Egypt's top courts suspend work to protest Mursi

Khaled Abdellah, a judge in the Appeals Court, said after a similar meeting that his court would also suspend its work "except in cases related to corruption and personal laws".

Egypt's top courts suspend work to protest Mursi

World Bulletin / News Desk

Egypt's Cassation Court and the country's most important appeals court said on Wednesday they would suspend their work pending a ruling on the constitutionality of President Mohamed Mursi's decree granting him immunity from judicial review.

"The Cassation Court will suspend its work starting today," the court's vice chairman, Abdel Nasser Abu al-Wafa, said after a meeting of the court's top officials.

Khaled Abdellah, a judge in the Cairo and Giza Appeals Court, said after a similar meeting that his court would also suspend its work "except in cases related to corruption and personal laws".

There were chaotic scenes in both meetings as judges, divided over the Constitutional Court's latest statement, argued over what to do.

A spokesman for the Supreme Constitutional Court, which declared the Islamist-led parliament void earlier this year, said on Wednesday that it felt under attack by the president.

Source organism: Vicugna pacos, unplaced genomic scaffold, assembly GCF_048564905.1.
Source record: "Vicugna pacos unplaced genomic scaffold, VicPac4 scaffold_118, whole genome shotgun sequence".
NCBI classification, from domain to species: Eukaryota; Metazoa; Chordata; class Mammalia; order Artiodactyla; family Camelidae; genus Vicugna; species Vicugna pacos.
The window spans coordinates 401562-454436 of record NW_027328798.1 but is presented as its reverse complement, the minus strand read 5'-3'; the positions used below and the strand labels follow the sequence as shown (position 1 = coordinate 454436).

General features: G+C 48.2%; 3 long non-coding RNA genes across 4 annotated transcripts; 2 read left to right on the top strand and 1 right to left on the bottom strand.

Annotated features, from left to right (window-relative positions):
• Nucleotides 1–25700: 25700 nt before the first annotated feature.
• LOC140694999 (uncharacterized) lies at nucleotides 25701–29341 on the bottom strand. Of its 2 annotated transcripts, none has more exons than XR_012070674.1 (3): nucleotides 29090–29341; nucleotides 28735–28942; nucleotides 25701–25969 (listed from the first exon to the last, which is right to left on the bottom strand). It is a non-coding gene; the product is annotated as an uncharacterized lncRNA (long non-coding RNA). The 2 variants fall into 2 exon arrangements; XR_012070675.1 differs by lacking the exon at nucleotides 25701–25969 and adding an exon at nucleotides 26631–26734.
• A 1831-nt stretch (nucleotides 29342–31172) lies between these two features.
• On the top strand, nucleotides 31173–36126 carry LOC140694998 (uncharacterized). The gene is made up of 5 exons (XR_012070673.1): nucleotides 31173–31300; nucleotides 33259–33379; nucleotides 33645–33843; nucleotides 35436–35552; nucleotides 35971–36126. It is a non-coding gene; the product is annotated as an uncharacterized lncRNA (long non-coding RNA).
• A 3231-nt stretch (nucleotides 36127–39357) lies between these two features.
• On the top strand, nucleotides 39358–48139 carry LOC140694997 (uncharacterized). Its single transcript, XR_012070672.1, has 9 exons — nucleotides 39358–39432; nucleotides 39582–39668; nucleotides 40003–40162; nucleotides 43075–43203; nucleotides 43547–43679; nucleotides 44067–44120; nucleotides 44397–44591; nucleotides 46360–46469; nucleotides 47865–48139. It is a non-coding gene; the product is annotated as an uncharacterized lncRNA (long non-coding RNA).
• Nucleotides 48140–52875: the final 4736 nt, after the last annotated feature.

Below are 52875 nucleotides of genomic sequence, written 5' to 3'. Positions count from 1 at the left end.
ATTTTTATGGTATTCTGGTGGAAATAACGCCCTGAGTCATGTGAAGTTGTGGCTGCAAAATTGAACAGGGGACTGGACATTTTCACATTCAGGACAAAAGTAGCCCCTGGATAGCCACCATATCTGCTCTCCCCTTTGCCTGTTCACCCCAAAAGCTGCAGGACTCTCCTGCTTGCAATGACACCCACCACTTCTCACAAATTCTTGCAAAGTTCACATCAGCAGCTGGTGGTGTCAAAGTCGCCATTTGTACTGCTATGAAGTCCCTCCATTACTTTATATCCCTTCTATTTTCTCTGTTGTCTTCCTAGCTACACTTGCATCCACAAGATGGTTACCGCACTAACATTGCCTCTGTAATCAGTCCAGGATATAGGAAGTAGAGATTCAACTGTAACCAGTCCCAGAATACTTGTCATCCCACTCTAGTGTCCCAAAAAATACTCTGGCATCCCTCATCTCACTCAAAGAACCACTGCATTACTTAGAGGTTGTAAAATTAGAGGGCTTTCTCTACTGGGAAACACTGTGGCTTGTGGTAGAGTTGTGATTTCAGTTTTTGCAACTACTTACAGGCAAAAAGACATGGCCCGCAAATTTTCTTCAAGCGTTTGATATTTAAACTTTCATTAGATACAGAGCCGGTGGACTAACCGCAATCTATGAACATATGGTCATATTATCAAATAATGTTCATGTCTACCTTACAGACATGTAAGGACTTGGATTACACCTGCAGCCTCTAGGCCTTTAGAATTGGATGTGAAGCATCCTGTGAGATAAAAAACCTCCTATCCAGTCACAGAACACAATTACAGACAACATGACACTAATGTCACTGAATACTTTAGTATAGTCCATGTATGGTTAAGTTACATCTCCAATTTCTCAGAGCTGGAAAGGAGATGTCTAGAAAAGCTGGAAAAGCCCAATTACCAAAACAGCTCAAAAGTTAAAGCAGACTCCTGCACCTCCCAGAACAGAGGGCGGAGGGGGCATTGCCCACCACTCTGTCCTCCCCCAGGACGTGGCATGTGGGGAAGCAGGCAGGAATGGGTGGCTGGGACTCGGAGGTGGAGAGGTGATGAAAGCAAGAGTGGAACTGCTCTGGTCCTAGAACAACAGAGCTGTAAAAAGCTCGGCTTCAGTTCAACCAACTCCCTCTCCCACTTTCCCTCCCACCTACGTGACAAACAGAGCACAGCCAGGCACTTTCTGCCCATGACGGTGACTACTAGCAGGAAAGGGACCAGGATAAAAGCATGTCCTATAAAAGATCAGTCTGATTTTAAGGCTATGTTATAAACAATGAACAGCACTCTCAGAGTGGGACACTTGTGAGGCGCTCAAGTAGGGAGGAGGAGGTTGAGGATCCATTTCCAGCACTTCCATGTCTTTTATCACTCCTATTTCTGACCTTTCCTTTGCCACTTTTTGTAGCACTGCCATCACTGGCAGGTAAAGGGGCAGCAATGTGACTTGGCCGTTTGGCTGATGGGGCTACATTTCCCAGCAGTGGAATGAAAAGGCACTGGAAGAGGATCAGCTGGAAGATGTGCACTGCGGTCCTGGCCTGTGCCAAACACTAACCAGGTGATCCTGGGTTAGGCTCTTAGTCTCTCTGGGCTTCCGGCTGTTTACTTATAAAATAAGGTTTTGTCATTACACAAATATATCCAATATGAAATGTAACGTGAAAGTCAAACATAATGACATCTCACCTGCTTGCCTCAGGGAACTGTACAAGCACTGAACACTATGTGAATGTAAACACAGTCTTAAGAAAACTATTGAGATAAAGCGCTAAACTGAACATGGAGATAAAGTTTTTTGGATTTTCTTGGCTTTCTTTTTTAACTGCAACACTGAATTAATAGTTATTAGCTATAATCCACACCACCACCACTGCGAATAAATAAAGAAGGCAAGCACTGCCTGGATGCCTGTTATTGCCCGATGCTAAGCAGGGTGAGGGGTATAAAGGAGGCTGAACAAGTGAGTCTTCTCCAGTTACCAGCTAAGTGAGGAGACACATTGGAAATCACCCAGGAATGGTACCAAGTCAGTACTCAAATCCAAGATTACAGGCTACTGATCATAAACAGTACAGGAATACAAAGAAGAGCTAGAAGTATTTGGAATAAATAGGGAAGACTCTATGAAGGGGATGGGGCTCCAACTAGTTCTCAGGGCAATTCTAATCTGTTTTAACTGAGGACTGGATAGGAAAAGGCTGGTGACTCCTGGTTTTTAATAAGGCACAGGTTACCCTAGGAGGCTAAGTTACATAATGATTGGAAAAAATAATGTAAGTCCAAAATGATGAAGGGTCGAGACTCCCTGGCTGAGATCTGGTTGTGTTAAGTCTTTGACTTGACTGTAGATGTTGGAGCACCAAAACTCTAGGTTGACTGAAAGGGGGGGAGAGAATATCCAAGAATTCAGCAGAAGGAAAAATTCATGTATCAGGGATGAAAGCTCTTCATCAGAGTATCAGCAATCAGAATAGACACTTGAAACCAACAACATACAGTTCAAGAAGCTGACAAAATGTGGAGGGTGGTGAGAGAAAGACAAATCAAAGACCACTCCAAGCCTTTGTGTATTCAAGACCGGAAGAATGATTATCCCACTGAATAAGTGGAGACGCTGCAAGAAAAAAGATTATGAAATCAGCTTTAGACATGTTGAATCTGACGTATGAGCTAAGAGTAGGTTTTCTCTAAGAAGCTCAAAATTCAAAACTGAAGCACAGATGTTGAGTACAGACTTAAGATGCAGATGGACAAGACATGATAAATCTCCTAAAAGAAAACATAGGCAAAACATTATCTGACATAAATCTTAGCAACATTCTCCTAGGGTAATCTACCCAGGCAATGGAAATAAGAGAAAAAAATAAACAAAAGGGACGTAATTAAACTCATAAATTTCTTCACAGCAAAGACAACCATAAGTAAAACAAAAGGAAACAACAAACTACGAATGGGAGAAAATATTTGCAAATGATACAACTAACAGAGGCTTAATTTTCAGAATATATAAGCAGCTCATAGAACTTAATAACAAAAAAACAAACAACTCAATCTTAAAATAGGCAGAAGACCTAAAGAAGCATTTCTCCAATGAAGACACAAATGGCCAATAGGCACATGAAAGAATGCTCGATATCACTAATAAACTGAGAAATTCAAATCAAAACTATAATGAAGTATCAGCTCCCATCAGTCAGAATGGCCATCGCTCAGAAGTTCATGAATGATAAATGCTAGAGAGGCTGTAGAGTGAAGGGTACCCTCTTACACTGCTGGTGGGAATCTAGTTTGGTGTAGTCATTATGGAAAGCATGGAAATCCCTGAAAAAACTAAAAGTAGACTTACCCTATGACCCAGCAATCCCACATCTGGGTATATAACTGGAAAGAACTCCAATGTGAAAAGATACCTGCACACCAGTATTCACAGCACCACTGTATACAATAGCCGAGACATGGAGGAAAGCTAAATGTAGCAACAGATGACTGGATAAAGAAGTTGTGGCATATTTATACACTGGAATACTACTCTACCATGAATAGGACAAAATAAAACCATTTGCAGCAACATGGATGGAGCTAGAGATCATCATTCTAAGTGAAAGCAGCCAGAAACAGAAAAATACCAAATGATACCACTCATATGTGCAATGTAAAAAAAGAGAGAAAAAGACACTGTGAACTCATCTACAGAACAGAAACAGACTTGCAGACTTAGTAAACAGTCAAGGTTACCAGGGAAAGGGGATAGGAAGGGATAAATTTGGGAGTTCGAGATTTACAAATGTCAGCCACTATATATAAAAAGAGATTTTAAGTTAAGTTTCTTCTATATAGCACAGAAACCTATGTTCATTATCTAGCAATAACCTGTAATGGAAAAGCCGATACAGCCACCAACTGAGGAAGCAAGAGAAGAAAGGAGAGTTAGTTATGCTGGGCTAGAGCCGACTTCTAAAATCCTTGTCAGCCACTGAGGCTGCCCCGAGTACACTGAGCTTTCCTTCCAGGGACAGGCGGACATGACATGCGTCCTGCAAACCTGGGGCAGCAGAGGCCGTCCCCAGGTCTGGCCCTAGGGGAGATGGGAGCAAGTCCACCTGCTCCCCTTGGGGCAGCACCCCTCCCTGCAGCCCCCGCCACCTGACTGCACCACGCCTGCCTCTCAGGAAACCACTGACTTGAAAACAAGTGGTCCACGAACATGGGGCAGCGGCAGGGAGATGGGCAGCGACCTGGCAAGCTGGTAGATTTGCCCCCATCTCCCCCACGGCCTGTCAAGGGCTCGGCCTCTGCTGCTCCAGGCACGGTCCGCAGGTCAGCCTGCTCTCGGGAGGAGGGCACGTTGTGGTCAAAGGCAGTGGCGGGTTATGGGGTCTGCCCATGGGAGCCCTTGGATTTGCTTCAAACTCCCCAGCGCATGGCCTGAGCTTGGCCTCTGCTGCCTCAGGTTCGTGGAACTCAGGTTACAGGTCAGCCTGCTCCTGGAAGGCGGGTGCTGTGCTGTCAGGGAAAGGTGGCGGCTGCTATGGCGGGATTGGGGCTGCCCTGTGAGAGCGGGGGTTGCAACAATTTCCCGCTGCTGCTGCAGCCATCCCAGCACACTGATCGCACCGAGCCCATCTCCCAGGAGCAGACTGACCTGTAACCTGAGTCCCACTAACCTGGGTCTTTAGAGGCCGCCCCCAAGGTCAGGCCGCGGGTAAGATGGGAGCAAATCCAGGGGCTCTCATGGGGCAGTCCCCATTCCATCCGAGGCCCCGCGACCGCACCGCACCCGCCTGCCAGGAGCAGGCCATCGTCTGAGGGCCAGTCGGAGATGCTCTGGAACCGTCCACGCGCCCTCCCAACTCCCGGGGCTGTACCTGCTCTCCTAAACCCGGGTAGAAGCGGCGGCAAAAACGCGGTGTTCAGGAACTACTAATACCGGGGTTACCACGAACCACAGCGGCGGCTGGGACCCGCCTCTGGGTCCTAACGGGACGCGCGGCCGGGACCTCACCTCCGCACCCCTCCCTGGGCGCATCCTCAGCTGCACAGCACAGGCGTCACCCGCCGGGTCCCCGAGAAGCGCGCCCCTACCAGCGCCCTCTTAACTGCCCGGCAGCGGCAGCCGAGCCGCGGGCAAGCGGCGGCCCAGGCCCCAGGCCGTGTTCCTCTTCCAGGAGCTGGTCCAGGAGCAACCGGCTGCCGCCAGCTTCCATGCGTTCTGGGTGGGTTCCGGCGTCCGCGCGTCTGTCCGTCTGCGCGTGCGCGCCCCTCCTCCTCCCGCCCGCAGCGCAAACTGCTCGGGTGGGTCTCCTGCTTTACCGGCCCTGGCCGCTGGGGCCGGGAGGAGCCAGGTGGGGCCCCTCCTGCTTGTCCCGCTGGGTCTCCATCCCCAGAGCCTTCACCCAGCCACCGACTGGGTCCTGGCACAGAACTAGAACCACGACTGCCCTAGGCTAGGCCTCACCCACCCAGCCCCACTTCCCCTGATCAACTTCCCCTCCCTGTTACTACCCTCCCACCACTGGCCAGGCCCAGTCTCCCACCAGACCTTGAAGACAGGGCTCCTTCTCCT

"We did not find the Constitutional Court's statement of simply condemning President Mursi's decree enough," Abu al-Wafa told Reuters after the meeting. "We are deciding on the next step after suspending work."

Other regional appeals courts across Egypt had already suspended their work.

Morsi's decrees include; removal of prosecutor general Abdel-Meguid Mahmoud, extension of the timeframe for drafting the constitution, paying salaries to the families of those who were killed or injured during the January 25 revolution, and re-trial of all Mubarak-era officials responsible for terrorizing protesters were the decisions. Mursi announced that all decisions, laws and declarations passed by the president since taking office cannot be appealed or revoked by any authority, including the judiciary.

Dissidents protest the decree assessing them as the "provisions of creating a new dictator" while supporters say those were the revolutionary decisions that were taken to protect the government institutions.

 

Last Mod: 28 Kasım 2012, 17:52
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